This sore Malady usually degenerates in­to the Palsy, and a Deprivation of all Sort of Motion in the Hands and Feet.—Doctor Willis conjectured, that the Transition of a [Page 3] Cholic to a Palsy, was a Sign that the Morbific Matter was transmitted not by the Arteries, but the Nerves, and that its Seat was not in the Coats of the Intestines, but the nervous Plexus of the Mesentery; which is very sensible, and obnoxious to an Afflux of Humours of the nervous Kind. But this Remark of Dr. Willis can on­ly relate to the Hysteric Cholic, which sometimes counterfeits the Bilious; being accompanied with a Pain about the Scro­biculum Cordis, the Region of the Stomach, and a little lower, which is followed with a Vomiting of Humours of a green or yel­low Colour, and a great Sinking of the Spi­rits; after a Day or two the Pain goes off, but upon the slightest Commotion or Per­turbation of the Mind, it soon returns again. In this Case, neither Cathartics nor Clysters have any Place, as they exasperate the Dis­temper; so that this Disease seems to pro­ceed rather from the Disorder of the Spirits, than the Fault of the Humours. Physicians, therefore, ought above all things to be cau­tious, that they mistake not the Diagnostic, by imagining that the Symptoms which attend Hysteric Women, do arise from [Page 4] such Distempers as they frequently counter­feit.

The remote Cause is supposed to be an obstructed Perspiration, by being too much exposed to a moist Night Air, and cold raw Winds; hard Drinking, especially Drams or strong Punch; and Want of a good Di­gestion, which renders the Chyle crude and viscid; but the proximate Cause is an acri­monious Bile.

It is, indeed, the Opinion of several in­genious and worthy modern Authors, that this Distemper is caused by taking large Quantities of Lime-juice; but I must beg Leave to differ from their Sentiments in this Case: For seeing the Humours which vel­licate and fret the Coats of the Stomach and Intestines are intirely alcaline, Acids must be (and Experience confirms it) the most effectual Remedies. Thus the Negroes, in some Parts of the West-Indies, ease their excessive Pains in the Dry-Gripes by eat­ing Limes, or drinking the Juice. It has likewise been observed, that since the Peo­ple of America have drank Punch with more Water (which moistens the Faeces, and dilutes the acrid Salts of the Bile) and made [Page 5] of old Spirit (which has less of the hot fiery Particles than when new from the Still) yet with much more Lime-juice than for­merly, the Dry-Gripes is not near so com­mon as before this Custom prevailed.

In all Kinds of Diseases it is absolutely necessary to know the Cause; for other­wise to attempt a Cure, is like a blind Man shooting at a Mark; the Remedies in one Case being directly opposite and destructive in another. Thus if a Fever, proceeding from a hot, inflammatory, alcaline Cause, be treated with a hot Regimen, and not with an acid cooling One, the Patient must inevitably perish; but, on the contrary, if Acidity is the Cause (as it commonly is in Children) the alcaline Method is to be pre­ferred. As therefore a Physician, not care­fully regarding the Symptoms and the Cause of a Fever, may prove the Destruc­tion of the Patient; so in all Cholics the Symptoms and the Cause are to be princi­pally regarded; and for want of a nice and exact Attendance thereto, a too general Me­thod of Cure very seldom meets with Suc­cess in either Case.

[Page 6] But before I enter upon the Cure of the Dry-Gripes, Humanity obliges me to ob­serve, that the Persons who are most liable to it are generally lean, and much emaci­ated, by their excessive Perspiration in the West-Indies; and consequently the aque­ous Parts of the Blood being thus evaporat­ed, the saline Particles must necessarily be­come exceeding acrid. The Method, there­fore, to prevent this Malady in such Con­stitutions, is obvious, viz. To abstain, in the West-Indies, and in Summer on the Continent, from Drams and strong Punch; salted and high seasoned Meats; immode­rate Exercise, which raises Sweat; and pro­fuse Venery: To rise early in a Mornings; to take Chocolate for Breakfast and Sup­per; make frequent use of Broths and boiled Meats, emollient and acid Herbs and Fruits; dilute plentifully with tepid, small, and subacid Liquors; and when costive, to take a small saponaceous Purge, so as to procure one Stool a Day.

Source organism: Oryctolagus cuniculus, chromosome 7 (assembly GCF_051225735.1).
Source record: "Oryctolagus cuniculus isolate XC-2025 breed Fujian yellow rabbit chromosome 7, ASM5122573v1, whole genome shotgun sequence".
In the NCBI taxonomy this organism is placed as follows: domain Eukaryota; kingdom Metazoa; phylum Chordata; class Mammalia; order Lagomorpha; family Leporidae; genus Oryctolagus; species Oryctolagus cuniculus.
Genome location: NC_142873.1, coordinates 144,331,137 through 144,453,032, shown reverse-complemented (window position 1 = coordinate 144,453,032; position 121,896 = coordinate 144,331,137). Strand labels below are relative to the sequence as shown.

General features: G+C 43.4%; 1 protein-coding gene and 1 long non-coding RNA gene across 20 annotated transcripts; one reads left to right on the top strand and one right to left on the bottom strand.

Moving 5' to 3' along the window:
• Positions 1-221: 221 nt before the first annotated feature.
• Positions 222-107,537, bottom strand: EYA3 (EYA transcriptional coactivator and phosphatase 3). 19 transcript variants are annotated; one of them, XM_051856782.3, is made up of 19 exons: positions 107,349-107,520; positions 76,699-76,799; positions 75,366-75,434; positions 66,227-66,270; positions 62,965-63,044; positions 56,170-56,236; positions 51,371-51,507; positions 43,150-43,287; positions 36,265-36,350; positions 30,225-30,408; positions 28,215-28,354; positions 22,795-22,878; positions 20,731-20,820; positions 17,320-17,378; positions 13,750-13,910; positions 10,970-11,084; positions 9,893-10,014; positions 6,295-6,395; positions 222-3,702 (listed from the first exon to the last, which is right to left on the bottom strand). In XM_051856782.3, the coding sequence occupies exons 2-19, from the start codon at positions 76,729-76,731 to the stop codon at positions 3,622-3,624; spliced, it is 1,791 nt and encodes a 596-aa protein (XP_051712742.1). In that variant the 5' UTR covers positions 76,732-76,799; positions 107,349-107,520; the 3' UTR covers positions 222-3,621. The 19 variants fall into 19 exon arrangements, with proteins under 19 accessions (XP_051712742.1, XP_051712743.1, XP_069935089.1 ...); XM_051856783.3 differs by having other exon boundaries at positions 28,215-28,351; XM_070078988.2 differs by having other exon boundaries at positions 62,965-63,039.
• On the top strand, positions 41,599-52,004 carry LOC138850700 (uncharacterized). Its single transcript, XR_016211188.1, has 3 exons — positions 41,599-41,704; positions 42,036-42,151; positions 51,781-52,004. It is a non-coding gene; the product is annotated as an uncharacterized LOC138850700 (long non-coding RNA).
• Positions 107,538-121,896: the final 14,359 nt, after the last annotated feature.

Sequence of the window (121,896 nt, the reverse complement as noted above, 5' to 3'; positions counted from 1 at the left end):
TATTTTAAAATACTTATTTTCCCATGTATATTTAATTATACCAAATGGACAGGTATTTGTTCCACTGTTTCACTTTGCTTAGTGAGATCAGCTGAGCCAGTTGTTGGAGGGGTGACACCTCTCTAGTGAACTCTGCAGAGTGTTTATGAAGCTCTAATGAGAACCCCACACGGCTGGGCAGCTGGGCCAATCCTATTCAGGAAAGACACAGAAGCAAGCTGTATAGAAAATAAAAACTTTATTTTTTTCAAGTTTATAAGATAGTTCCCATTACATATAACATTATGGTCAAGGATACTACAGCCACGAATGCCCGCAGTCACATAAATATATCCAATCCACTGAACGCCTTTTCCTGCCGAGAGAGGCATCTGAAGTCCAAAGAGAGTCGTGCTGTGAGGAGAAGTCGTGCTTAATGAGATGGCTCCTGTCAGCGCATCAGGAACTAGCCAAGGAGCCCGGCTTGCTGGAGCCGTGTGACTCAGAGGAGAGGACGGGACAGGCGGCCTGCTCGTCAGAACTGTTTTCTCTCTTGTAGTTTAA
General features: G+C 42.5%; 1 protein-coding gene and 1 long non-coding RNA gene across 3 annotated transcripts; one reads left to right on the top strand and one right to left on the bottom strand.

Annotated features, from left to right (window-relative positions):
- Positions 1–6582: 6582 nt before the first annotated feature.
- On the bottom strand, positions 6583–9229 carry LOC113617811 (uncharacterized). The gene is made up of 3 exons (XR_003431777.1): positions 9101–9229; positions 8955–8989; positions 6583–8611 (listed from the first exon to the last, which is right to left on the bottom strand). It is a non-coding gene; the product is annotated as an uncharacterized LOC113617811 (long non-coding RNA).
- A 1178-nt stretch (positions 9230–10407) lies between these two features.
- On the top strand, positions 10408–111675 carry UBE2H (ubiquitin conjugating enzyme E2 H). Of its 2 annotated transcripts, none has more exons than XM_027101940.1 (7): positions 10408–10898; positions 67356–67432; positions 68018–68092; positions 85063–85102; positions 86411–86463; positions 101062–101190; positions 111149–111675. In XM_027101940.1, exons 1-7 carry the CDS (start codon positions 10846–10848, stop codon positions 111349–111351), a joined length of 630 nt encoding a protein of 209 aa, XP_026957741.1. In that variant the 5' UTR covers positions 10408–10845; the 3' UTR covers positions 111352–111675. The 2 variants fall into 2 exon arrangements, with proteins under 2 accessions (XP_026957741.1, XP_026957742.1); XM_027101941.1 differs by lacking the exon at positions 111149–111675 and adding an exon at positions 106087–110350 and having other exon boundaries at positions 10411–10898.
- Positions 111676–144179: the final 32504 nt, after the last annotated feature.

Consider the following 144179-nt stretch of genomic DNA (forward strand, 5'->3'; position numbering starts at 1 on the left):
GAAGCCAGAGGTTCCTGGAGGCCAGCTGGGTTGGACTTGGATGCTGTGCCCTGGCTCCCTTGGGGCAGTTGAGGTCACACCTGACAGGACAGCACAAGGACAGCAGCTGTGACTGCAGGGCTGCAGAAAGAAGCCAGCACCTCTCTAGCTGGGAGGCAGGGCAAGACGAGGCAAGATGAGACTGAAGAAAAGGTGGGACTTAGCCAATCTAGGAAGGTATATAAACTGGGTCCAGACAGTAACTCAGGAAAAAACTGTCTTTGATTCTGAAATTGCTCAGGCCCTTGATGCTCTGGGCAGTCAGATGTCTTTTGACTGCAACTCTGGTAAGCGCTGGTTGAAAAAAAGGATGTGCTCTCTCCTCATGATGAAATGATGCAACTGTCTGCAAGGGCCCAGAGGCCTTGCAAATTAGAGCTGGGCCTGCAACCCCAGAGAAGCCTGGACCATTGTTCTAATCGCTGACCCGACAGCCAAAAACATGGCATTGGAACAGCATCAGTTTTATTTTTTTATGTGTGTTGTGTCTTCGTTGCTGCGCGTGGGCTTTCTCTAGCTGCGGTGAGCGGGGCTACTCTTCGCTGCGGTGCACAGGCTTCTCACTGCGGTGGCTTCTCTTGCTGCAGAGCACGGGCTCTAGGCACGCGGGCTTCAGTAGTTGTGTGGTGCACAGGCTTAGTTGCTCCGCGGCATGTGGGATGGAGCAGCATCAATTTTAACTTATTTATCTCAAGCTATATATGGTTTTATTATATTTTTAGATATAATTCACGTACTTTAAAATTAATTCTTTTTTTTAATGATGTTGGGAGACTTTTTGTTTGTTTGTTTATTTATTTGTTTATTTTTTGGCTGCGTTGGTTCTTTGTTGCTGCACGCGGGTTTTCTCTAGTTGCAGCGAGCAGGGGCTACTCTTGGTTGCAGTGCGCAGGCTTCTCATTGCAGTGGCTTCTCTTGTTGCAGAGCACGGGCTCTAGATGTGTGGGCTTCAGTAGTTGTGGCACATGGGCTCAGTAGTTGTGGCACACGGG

The following Method I have found, by many Years Experience, successful in the Dry-Gripes, and were it more generally [Page 7] practised, I believe the Lives and Limbs of great Numbers might be saved.

To mitigate the Violence of the Pains, and prevent Vomiting, I order,

Opii, Grana una vel duo, sive Laudan. li­quid. Sydenham. Guttas triginta, quadra­ginta, vel quinquaginta, et repetend. pro re nata, in majori vel minori Dosi, donec Aeger se sensit in statu tolerabili.

If the Vomiting be so bad that the Sto­mach can hardly retain any Thing, the following Powders scarce ever fail of suc­ceeding:

R. Tartari Vitriolati, Grana decem; Olei Cinnamomi Guttam unam. M. F. Pulvis sumendus in Haustu Theae Menthae omni (vel secunda quaque) Hora.

The Vomiting being stopped, I have Re­course to the following Prescription, till three or four Stools are obtained:

R. Cremoris Tartari Grana triginta; Olei Caryophyllorum Guttam unam. M. F. [Page 8] Pulvis sumendus in Haustu T▪heae Men­thae (vel Decocti avenacei) omni Hora.

As an obstinate Costiveness, and most vi­olent Pain of the Bowels, are perpetual Symptoms in this Disease, Opiates are to be administered through its whole Course at proper Intervals. When, therefore, the Pain is very excessive, I give Opiates even at the same time with the purging Powders, that the Pain may be rendered tolerable, that a Relaxation of the Intestines may thence fol­low, and that their Peristaltic Motion may become constant and regular, and be nei­ther interrupted nor perverted.